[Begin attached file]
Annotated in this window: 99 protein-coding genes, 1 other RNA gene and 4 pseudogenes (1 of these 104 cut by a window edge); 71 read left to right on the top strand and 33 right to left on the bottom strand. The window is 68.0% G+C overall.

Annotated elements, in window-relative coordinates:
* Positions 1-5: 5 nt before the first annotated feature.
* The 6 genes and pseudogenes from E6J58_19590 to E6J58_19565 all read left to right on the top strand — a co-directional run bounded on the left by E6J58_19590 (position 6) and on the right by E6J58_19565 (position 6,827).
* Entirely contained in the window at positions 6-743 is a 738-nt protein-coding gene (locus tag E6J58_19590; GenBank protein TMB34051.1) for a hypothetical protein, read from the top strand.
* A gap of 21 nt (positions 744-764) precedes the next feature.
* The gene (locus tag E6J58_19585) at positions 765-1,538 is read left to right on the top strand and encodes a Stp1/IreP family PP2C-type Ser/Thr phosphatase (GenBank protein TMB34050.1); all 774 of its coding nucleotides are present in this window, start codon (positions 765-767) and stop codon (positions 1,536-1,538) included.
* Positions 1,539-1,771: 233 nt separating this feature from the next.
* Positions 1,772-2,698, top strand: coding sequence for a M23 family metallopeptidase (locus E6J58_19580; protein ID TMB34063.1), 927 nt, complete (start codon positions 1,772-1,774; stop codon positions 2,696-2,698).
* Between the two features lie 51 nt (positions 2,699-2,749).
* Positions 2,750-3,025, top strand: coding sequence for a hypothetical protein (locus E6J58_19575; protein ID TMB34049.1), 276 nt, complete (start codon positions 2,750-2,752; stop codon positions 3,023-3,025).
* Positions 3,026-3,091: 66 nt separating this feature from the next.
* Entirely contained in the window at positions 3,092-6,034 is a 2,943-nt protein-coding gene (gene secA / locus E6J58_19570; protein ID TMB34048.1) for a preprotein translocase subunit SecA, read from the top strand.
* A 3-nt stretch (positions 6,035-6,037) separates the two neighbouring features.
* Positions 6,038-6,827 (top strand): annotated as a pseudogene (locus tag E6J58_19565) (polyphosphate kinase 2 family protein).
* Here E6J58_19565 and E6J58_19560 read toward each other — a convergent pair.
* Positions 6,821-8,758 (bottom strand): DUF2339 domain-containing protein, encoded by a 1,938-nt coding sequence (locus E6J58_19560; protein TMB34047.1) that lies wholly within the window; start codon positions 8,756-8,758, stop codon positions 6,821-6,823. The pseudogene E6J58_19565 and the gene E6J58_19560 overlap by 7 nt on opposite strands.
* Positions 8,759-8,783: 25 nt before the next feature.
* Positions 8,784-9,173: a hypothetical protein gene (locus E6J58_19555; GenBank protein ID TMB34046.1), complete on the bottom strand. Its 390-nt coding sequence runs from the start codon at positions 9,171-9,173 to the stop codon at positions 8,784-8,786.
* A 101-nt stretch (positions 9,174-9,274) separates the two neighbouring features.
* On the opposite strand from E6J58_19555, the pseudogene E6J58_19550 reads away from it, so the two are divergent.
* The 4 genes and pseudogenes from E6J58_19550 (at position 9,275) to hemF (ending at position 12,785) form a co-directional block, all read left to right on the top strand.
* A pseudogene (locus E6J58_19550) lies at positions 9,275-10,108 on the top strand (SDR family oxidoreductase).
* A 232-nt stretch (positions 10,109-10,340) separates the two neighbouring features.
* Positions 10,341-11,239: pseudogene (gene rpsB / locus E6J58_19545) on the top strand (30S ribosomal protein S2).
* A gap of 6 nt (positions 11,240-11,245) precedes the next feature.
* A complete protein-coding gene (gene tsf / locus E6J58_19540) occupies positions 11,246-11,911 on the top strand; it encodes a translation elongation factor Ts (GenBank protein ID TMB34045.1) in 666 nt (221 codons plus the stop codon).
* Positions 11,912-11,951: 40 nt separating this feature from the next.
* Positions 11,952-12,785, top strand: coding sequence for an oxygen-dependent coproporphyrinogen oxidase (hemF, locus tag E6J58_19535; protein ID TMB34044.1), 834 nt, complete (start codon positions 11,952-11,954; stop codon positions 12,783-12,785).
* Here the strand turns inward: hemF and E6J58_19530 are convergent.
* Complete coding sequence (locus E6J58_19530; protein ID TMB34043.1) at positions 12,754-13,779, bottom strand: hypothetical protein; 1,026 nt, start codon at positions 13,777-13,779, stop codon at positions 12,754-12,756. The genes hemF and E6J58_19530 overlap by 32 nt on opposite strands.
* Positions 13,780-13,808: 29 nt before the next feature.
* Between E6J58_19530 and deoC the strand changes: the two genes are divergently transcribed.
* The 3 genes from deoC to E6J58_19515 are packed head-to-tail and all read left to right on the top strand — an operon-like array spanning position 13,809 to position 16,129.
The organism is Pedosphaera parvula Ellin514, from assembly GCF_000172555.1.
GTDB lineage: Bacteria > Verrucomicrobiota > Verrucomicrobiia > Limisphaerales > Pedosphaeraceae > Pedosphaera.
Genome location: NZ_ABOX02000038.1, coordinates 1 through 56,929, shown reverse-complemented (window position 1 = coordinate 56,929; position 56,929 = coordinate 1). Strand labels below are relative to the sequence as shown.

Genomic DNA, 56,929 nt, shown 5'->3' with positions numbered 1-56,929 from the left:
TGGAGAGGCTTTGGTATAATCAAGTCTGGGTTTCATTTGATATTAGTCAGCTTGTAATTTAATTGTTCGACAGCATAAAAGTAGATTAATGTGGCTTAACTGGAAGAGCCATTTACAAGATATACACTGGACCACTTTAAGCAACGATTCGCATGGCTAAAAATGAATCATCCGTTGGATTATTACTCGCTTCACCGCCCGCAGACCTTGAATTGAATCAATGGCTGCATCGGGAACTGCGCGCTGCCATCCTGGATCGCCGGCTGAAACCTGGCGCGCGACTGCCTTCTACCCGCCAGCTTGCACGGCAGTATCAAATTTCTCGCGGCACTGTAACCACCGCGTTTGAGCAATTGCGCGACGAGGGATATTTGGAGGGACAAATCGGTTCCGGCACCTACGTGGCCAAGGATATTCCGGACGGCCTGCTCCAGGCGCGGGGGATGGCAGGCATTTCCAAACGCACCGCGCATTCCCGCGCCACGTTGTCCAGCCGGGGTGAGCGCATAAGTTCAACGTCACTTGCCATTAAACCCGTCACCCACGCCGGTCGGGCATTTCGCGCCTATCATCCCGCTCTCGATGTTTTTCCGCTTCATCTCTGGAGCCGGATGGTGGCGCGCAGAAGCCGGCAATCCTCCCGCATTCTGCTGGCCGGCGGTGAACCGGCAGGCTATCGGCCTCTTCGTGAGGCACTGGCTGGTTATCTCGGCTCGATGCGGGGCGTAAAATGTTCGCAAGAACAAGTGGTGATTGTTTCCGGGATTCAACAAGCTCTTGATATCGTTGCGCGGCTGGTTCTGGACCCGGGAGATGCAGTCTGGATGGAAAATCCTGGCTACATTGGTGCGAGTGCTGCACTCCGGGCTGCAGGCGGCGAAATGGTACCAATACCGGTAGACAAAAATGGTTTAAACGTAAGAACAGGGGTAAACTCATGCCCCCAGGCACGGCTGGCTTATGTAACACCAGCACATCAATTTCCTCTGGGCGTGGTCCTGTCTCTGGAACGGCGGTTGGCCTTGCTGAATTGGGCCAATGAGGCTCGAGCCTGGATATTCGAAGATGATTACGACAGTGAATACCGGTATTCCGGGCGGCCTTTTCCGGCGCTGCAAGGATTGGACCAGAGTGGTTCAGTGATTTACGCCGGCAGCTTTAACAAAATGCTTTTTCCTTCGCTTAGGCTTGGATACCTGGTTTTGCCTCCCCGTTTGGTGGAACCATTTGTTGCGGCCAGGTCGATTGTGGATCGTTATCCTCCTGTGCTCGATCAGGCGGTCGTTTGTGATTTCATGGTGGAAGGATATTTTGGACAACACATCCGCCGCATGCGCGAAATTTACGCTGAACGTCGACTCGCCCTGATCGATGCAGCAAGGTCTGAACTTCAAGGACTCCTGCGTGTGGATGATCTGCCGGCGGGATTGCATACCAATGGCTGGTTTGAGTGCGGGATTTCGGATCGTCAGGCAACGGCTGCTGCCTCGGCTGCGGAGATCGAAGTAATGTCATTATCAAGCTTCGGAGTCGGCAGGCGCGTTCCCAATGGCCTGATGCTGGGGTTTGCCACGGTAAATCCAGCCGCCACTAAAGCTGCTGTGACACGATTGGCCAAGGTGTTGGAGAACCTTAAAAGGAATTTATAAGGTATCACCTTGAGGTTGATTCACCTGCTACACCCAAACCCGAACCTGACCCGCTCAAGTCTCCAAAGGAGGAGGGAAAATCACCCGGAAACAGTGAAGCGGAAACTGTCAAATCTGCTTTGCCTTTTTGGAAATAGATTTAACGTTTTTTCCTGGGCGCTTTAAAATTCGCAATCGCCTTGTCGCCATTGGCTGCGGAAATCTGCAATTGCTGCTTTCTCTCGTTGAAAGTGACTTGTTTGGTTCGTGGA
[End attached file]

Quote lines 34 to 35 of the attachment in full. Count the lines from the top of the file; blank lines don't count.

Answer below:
* The 3 genes from deoC to E6J58_19515 are packed head-to-tail and all read left to right on the top strand — an operon-like array spanning position 13,809 to position 16,129.
The organism is Pedosphaera parvula Ellin514, from assembly GCF_000172555.1.